Louis L'Amour,
The First Fast Draw
(Bantam, 1959)

The quick draw is an iconic piece of the Wild West stereotype. But where did it come from, and who did it first?

Louis L'Amour gives his version of the story in The First Fast Draw, another of his early western novels. It's just after the end of the Civil War, and Cullen Baker -- who spent most of the war drifting out west, beyond the reach of North and South squabbling -- is returning home to the swamplands of eastern Texas, where he hopes to do some quiet farming and raise some horses on the land his parents left him.

But Baker doesn't have a lot of friends in Texas, and he has plenty of enemies. And when he steps up to save an attractive young widow from a band of uncouth men, he finds himself in very real danger.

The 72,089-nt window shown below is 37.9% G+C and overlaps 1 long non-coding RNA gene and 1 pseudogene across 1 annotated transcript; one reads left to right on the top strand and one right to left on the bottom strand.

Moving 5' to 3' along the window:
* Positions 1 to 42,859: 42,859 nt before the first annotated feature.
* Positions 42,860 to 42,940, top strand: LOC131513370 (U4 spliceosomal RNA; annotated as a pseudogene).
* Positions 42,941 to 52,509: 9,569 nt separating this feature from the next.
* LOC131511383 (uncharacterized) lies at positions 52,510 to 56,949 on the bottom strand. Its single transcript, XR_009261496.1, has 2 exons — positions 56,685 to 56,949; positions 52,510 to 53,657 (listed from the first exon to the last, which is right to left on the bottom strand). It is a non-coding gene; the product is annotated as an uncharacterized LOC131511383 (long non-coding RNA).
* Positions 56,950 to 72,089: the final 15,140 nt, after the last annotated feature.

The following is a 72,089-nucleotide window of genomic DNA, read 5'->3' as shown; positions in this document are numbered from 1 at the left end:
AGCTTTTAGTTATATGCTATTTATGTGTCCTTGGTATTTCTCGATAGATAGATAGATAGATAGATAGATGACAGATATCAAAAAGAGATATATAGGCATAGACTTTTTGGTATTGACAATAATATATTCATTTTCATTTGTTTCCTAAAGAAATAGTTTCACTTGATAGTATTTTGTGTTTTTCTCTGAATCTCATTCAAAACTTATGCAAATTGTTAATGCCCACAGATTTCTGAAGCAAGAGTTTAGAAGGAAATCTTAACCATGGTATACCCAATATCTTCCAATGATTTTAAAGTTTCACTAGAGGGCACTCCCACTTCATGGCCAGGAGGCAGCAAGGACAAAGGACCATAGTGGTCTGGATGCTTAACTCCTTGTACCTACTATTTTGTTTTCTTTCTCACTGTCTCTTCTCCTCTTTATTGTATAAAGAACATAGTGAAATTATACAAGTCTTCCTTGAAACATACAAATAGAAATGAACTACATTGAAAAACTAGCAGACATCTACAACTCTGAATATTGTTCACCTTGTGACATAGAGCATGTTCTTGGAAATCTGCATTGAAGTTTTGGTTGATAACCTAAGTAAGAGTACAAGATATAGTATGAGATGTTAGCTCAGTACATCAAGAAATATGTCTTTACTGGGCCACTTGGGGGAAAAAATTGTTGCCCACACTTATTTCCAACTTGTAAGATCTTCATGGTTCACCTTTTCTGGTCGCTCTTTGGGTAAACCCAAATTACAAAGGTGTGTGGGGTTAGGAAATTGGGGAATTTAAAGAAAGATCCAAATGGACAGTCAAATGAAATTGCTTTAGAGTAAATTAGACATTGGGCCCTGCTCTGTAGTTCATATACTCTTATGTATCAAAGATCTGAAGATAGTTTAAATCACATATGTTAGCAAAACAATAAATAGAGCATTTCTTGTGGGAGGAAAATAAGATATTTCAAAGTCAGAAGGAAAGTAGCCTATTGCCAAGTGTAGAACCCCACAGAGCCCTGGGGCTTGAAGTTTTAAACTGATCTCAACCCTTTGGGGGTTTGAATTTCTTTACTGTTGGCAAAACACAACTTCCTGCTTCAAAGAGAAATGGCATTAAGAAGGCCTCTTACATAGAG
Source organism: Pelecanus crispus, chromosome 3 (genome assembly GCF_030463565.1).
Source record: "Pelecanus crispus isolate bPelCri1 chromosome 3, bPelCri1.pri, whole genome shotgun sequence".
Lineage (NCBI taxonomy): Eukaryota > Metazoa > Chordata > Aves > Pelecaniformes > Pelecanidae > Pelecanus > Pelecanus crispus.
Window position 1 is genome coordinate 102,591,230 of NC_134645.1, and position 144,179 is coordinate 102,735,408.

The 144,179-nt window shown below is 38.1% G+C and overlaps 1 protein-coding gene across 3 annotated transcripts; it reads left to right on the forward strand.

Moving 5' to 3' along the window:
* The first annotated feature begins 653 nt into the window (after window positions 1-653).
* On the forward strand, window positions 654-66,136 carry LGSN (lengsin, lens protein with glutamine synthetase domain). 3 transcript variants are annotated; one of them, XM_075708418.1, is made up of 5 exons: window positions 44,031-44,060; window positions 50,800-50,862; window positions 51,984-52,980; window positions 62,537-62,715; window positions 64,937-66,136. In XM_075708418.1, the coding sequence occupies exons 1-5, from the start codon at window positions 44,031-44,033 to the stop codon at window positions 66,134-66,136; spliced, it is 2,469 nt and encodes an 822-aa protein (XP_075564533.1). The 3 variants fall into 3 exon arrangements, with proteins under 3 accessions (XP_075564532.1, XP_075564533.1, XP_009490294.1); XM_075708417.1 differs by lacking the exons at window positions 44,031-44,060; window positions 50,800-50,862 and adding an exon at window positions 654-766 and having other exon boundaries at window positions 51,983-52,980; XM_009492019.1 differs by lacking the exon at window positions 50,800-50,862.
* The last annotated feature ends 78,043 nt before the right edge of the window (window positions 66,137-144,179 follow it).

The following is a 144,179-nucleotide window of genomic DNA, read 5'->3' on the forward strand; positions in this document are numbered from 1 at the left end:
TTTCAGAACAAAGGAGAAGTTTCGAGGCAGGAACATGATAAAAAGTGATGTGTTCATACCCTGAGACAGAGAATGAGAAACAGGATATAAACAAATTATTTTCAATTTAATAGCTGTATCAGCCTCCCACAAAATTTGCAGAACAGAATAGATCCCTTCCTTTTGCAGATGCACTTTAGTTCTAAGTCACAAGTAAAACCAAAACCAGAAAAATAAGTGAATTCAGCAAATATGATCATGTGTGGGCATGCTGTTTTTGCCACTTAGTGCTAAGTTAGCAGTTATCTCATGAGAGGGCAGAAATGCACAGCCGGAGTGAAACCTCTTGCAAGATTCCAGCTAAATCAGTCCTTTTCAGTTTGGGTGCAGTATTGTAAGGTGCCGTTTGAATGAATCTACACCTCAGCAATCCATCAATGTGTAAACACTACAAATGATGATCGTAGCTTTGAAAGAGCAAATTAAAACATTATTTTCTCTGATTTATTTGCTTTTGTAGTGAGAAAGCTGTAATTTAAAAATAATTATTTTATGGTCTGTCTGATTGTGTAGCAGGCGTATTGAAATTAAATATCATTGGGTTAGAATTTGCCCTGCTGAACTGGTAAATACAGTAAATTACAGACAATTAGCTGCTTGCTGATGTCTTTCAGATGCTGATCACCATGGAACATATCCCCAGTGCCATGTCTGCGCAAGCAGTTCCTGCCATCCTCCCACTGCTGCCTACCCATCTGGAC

In the past, men fought with muskets or rifles, or they dueled with pistols in a measured, almost stately manner. Now Baker thinks he needs to figure out how to get a sidearm into action more quickly, and he spends hours each day practicing the quick draw, something no one has tried before. Meanwhile, bands of men are scouring the swamps to find him.

It's another good volume in the L'Amour collection. I enjoyed the tale very much, although Baker's self-pitying assessment of his friendless lifestyle does get a little repetitive and tiresome by the end. And the conclusion, too, is a little dissatisfying -- but, overall, it's a great tale.

(Oddly, L'Amour includes in the novel two characters from history: Bob Lee and Bill Longley. Although they act on the side of the angels in L'Amour's book, both were historically less angelic; Longley in particular was a known murderer and racist who was later hanged for his crimes, while Lee was involved in a violent feud with the Peacock family, which ended his life as well. Both are peculiar choices for the roles they play in this book.)

book review by
Tom Knapp

3 September 2016

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